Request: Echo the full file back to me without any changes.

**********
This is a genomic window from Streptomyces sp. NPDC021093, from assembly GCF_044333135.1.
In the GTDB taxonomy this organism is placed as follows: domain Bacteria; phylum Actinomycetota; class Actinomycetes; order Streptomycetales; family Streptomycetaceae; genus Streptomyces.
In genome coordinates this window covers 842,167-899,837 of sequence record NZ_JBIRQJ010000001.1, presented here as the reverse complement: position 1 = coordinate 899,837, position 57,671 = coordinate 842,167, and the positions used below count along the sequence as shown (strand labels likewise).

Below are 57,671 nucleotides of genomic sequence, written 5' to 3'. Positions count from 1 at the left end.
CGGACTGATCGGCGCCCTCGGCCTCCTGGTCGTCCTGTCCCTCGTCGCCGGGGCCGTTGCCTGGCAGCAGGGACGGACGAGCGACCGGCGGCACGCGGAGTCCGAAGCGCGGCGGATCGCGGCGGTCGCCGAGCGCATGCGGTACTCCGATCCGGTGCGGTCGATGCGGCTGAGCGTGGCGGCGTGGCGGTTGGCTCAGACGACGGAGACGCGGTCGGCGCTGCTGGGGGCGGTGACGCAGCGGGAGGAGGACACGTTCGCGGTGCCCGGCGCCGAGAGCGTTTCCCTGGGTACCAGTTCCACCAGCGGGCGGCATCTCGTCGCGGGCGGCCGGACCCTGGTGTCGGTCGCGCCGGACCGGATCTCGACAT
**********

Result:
This is a genomic window from Streptomyces sp. NPDC021093, from assembly GCF_044333135.1.
In the GTDB taxonomy this organism is placed as follows: domain Bacteria; phylum Actinomycetota; class Actinomycetes; order Streptomycetales; family Streptomycetaceae; genus Streptomyces.
In genome coordinates this window covers 842,167-899,837 of sequence record NZ_JBIRQJ010000001.1, presented here as the reverse complement: position 1 = coordinate 899,837, position 57,671 = coordinate 842,167, and the positions used below count along the sequence as shown (strand labels likewise).

Below are 57,671 nucleotides of genomic sequence, written 5' to 3'. Positions count from 1 at the left end.
CGGACTGATCGGCGCCCTCGGCCTCCTGGTCGTCCTGTCCCTCGTCGCCGGGGCCGTTGCCTGGCAGCAGGGACGGACGAGCGACCGGCGGCACGCGGAGTCCGAAGCGCGGCGGATCGCGGCGGTCGCCGAGCGCATGCGGTACTCCGATCCGGTGCGGTCGATGCGGCTGAGCGTGGCGGCGTGGCGGTTGGCTCAGACGACGGAGACGCGGTCGGCGCTGCTGGGGGCGGTGACGCAGCGGGAGGAGGACACGTTCGCGGTGCCCGGCGCCGAGAGCGTTTCCCTGGGTACCAGTTCCACCAGCGGGCGGCATCTCGTCGCGGGCGGCCGGACCCTGGTGTCGGTCGCGCCGGACCGGATCTCGACAT